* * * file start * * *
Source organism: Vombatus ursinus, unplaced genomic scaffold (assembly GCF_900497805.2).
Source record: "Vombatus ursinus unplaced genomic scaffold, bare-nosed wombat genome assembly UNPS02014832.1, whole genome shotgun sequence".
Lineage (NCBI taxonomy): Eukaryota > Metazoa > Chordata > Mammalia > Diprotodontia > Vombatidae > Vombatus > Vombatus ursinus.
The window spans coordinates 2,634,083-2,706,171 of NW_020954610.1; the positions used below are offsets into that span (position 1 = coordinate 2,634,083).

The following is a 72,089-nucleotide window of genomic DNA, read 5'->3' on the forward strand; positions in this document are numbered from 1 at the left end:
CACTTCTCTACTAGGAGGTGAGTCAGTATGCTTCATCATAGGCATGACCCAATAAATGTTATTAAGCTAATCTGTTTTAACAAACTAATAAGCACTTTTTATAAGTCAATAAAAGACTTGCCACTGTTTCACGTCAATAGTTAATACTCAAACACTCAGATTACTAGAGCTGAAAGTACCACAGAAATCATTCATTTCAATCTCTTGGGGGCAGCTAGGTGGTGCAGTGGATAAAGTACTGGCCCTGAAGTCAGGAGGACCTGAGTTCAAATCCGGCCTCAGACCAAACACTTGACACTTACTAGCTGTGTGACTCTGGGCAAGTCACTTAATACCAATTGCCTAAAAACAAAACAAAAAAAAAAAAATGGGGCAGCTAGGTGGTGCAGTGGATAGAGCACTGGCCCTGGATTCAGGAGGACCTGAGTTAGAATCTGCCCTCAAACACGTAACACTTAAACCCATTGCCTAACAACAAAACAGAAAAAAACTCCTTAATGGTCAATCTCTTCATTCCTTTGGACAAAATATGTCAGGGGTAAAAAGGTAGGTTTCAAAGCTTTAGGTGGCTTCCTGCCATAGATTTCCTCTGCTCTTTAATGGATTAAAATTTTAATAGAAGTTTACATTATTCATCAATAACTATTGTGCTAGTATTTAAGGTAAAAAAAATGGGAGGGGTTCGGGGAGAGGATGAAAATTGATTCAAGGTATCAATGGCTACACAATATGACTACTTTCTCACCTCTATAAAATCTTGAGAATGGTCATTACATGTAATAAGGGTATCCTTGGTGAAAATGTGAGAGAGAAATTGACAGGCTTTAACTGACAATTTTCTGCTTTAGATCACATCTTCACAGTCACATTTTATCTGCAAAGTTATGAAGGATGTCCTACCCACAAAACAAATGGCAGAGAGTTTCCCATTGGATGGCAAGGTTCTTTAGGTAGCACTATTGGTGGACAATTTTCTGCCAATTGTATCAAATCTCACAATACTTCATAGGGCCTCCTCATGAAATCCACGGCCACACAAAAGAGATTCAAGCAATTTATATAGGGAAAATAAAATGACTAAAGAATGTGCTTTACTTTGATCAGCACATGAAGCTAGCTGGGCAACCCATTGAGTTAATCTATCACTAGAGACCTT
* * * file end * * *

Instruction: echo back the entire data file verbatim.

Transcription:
Source organism: Vombatus ursinus, unplaced genomic scaffold (assembly GCF_900497805.2).
Source record: "Vombatus ursinus unplaced genomic scaffold, bare-nosed wombat genome assembly UNPS02014832.1, whole genome shotgun sequence".
Lineage (NCBI taxonomy): Eukaryota > Metazoa > Chordata > Mammalia > Diprotodontia > Vombatidae > Vombatus > Vombatus ursinus.
The window spans coordinates 2,634,083-2,706,171 of NW_020954610.1; the positions used below are offsets into that span (position 1 = coordinate 2,634,083).

The following is a 72,089-nucleotide window of genomic DNA, read 5'->3' on the forward strand; positions in this document are numbered from 1 at the left end:
CACTTCTCTACTAGGAGGTGAGTCAGTATGCTTCATCATAGGCATGACCCAATAAATGTTATTAAGCTAATCTGTTTTAACAAACTAATAAGCACTTTTTATAAGTCAATAAAAGACTTGCCACTGTTTCACGTCAATAGTTAATACTCAAACACTCAGATTACTAGAGCTGAAAGTACCACAGAAATCATTCATTTCAATCTCTTGGGGGCAGCTAGGTGGTGCAGTGGATAAAGTACTGGCCCTGAAGTCAGGAGGACCTGAGTTCAAATCCGGCCTCAGACCAAACACTTGACACTTACTAGCTGTGTGACTCTGGGCAAGTCACTTAATACCAATTGCCTAAAAACAAAACAAAAAAAAAAAAATGGGGCAGCTAGGTGGTGCAGTGGATAGAGCACTGGCCCTGGATTCAGGAGGACCTGAGTTAGAATCTGCCCTCAAACACGTAACACTTAAACCCATTGCCTAACAACAAAACAGAAAAAAACTCCTTAATGGTCAATCTCTTCATTCCTTTGGACAAAATATGTCAGGGGTAAAAAGGTAGGTTTCAAAGCTTTAGGTGGCTTCCTGCCATAGATTTCCTCTGCTCTTTAATGGATTAAAATTTTAATAGAAGTTTACATTATTCATCAATAACTATTGTGCTAGTATTTAAGGTAAAAAAAATGGGAGGGGTTCGGGGAGAGGATGAAAATTGATTCAAGGTATCAATGGCTACACAATATGACTACTTTCTCACCTCTATAAAATCTTGAGAATGGTCATTACATGTAATAAGGGTATCCTTGGTGAAAATGTGAGAGAGAAATTGACAGGCTTTAACTGACAATTTTCTGCTTTAGATCACATCTTCACAGTCACATTTTATCTGCAAAGTTATGAAGGATGTCCTACCCACAAAACAAATGGCAGAGAGTTTCCCATTGGATGGCAAGGTTCTTTAGGTAGCACTATTGGTGGACAATTTTCTGCCAATTGTATCAAATCTCACAATACTTCATAGGGCCTCCTCATGAAATCCACGGCCACACAAAAGAGATTCAAGCAATTTATATAGGGAAAATAAAATGACTAAAGAATGTGCTTTACTTTGATCAGCACATGAAGCTAGCTGGGCAACCCATTGAGTTAATCTATCACTAGAGACCTT